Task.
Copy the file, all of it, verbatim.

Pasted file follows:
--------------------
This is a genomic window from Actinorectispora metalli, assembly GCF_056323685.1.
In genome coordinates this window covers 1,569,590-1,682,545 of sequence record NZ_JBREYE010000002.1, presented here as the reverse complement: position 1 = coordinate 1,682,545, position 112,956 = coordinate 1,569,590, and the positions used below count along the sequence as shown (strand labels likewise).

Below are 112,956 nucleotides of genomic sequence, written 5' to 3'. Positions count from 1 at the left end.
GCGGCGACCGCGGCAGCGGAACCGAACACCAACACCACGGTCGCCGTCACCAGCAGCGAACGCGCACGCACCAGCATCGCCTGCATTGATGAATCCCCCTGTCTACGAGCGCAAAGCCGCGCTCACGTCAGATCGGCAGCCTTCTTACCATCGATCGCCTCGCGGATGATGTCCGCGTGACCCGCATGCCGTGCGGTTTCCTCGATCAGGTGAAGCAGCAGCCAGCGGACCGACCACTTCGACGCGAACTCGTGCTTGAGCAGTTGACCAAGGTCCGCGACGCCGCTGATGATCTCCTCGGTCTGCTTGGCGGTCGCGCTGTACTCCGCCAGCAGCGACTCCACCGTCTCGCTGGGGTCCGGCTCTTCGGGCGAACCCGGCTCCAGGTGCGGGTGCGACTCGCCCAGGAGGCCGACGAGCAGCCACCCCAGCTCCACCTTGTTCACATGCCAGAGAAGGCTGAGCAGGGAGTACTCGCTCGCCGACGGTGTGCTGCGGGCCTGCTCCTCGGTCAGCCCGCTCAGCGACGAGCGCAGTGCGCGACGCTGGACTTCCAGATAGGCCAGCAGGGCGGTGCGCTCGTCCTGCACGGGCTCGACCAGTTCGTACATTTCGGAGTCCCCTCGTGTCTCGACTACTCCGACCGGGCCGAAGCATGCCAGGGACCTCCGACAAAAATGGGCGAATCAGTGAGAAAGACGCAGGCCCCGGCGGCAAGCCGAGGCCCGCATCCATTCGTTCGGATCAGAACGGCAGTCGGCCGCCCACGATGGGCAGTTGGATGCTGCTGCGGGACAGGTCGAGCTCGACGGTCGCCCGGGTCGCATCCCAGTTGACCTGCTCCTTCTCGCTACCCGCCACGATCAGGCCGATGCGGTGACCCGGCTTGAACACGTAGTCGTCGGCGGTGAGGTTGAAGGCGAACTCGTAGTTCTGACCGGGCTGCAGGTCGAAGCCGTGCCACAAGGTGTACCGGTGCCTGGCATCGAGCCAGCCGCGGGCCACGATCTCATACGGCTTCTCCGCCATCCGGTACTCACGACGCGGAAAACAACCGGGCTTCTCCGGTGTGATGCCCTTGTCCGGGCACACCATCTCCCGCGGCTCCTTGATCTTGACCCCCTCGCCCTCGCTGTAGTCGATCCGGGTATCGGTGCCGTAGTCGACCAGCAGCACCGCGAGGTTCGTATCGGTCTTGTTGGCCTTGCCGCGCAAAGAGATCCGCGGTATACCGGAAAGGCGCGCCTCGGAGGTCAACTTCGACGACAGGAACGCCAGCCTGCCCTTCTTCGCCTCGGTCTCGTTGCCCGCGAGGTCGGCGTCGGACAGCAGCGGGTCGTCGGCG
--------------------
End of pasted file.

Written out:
This is a genomic window from Actinorectispora metalli, assembly GCF_056323685.1.
In genome coordinates this window covers 1,569,590-1,682,545 of sequence record NZ_JBREYE010000002.1, presented here as the reverse complement: position 1 = coordinate 1,682,545, position 112,956 = coordinate 1,569,590, and the positions used below count along the sequence as shown (strand labels likewise).

Below are 112,956 nucleotides of genomic sequence, written 5' to 3'. Positions count from 1 at the left end.
GCGGCGACCGCGGCAGCGGAACCGAACACCAACACCACGGTCGCCGTCACCAGCAGCGAACGCGCACGCACCAGCATCGCCTGCATTGATGAATCCCCCTGTCTACGAGCGCAAAGCCGCGCTCACGTCAGATCGGCAGCCTTCTTACCATCGATCGCCTCGCGGATGATGTCCGCGTGACCCGCATGCCGTGCGGTTTCCTCGATCAGGTGAAGCAGCAGCCAGCGGACCGACCACTTCGACGCGAACTCGTGCTTGAGCAGTTGACCAAGGTCCGCGACGCCGCTGATGATCTCCTCGGTCTGCTTGGCGGTCGCGCTGTACTCCGCCAGCAGCGACTCCACCGTCTCGCTGGGGTCCGGCTCTTCGGGCGAACCCGGCTCCAGGTGCGGGTGCGACTCGCCCAGGAGGCCGACGAGCAGCCACCCCAGCTCCACCTTGTTCACATGCCAGAGAAGGCTGAGCAGGGAGTACTCGCTCGCCGACGGTGTGCTGCGGGCCTGCTCCTCGGTCAGCCCGCTCAGCGACGAGCGCAGTGCGCGACGCTGGACTTCCAGATAGGCCAGCAGGGCGGTGCGCTCGTCCTGCACGGGCTCGACCAGTTCGTACATTTCGGAGTCCCCTCGTGTCTCGACTACTCCGACCGGGCCGAAGCATGCCAGGGACCTCCGACAAAAATGGGCGAATCAGTGAGAAAGACGCAGGCCCCGGCGGCAAGCCGAGGCCCGCATCCATTCGTTCGGATCAGAACGGCAGTCGGCCGCCCACGATGGGCAGTTGGATGCTGCTGCGGGACAGGTCGAGCTCGACGGTCGCCCGGGTCGCATCCCAGTTGACCTGCTCCTTCTCGCTACCCGCCACGATCAGGCCGATGCGGTGACCCGGCTTGAACACGTAGTCGTCGGCGGTGAGGTTGAAGGCGAACTCGTAGTTCTGACCGGGCTGCAGGTCGAAGCCGTGCCACAAGGTGTACCGGTGCCTGGCATCGAGCCAGCCGCGGGCCACGATCTCATACGGCTTCTCCGCCATCCGGTACTCACGACGCGGAAAACAACCGGGCTTCTCCGGTGTGATGCCCTTGTCCGGGCACACCATCTCCCGCGGCTCCTTGATCTTGACCCCCTCGCCCTCGCTGTAGTCGATCCGGGTATCGGTGCCGTAGTCGACCAGCAGCACCGCGAGGTTCGTATCGGTCTTGTTGGCCTTGCCGCGCAAAGAGATCCGCGGTATACCGGAAAGGCGCGCCTCGGAGGTCAACTTCGACGACAGGAACGCCAGCCTGCCCTTCTTCGCCTCGGTCTCGTTGCCCGCGAGGTCGGCGTCGGACAGCAGCGGGTCGTCGGCG